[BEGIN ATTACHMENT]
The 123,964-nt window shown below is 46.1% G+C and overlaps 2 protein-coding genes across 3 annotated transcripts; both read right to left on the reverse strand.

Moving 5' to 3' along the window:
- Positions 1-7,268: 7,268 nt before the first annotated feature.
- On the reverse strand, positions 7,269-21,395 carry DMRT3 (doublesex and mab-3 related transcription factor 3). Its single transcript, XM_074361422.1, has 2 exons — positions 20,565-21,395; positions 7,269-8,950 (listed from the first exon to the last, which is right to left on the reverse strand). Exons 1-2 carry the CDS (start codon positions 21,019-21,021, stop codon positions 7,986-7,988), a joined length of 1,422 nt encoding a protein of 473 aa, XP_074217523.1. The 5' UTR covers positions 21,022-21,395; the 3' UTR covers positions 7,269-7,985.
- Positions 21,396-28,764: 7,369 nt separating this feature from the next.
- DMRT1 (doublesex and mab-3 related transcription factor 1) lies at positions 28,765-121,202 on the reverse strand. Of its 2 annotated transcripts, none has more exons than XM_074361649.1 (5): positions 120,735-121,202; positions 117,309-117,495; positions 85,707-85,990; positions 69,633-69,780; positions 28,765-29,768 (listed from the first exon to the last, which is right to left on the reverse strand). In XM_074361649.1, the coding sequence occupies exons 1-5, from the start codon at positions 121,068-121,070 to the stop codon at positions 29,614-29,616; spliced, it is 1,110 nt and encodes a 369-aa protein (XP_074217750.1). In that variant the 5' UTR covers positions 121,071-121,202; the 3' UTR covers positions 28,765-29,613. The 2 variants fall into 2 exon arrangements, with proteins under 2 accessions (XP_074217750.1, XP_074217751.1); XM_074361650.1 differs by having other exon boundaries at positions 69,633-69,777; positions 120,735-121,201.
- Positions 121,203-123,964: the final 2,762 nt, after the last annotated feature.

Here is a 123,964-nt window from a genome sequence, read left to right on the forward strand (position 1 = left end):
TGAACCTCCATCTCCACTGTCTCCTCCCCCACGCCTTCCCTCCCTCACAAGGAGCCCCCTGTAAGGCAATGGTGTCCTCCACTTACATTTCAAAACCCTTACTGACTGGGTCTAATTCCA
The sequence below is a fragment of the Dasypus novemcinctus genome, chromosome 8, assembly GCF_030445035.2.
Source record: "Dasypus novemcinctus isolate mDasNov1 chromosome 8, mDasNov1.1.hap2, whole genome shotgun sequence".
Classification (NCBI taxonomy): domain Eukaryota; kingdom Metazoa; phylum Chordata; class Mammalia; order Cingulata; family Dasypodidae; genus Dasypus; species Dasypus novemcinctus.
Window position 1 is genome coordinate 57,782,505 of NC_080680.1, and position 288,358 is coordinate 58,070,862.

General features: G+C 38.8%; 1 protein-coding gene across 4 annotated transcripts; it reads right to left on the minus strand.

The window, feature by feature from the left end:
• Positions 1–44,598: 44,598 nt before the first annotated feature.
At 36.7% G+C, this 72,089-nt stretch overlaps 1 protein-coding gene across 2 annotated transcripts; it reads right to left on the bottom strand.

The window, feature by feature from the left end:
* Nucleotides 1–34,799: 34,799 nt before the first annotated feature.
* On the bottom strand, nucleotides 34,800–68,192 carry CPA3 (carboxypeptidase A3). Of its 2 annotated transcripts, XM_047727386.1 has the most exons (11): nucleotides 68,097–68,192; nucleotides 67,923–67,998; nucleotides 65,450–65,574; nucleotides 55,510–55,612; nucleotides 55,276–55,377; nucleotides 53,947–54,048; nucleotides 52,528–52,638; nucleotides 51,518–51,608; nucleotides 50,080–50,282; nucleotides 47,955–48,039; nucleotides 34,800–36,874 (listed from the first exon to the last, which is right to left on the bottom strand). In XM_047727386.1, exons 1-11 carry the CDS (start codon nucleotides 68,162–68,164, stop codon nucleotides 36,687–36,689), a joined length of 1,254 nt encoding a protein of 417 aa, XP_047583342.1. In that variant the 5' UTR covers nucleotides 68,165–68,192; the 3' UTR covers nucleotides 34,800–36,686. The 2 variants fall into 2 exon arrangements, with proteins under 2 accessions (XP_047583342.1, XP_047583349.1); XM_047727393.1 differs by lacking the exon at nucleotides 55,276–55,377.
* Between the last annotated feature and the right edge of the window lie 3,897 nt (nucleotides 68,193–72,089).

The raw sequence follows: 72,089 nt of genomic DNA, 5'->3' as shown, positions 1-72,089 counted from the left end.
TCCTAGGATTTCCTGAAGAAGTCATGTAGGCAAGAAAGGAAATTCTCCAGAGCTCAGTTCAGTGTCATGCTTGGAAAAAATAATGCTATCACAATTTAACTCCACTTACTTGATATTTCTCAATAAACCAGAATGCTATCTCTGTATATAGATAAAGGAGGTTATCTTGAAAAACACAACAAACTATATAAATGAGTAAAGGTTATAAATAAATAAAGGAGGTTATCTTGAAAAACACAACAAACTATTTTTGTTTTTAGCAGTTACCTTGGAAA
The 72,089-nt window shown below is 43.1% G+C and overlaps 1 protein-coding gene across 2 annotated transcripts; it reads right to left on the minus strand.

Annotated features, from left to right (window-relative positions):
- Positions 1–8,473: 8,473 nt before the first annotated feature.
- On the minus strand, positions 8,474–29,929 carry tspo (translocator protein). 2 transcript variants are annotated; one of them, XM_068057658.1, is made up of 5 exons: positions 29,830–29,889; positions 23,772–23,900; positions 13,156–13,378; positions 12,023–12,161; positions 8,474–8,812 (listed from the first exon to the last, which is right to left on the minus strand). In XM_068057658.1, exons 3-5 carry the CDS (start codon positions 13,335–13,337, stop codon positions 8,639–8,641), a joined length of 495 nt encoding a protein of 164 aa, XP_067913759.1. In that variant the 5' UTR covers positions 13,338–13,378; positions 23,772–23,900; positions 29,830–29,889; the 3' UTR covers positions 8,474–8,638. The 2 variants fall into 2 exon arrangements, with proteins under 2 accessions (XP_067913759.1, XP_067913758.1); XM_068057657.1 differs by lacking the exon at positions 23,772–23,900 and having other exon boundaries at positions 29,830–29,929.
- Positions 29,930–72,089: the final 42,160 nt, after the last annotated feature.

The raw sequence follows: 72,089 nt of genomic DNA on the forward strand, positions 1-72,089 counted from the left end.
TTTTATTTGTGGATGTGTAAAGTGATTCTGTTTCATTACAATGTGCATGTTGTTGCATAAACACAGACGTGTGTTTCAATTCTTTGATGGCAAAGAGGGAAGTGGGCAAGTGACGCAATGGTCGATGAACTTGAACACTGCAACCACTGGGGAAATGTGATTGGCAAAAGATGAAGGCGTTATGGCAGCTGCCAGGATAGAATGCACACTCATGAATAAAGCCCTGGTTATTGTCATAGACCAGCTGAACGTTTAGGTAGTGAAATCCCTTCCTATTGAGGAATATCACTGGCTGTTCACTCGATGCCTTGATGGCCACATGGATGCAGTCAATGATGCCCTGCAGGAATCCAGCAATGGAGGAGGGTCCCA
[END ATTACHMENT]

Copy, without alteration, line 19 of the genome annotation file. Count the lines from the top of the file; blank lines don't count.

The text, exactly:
* Nucleotides 1–34,799: 34,799 nt before the first annotated feature.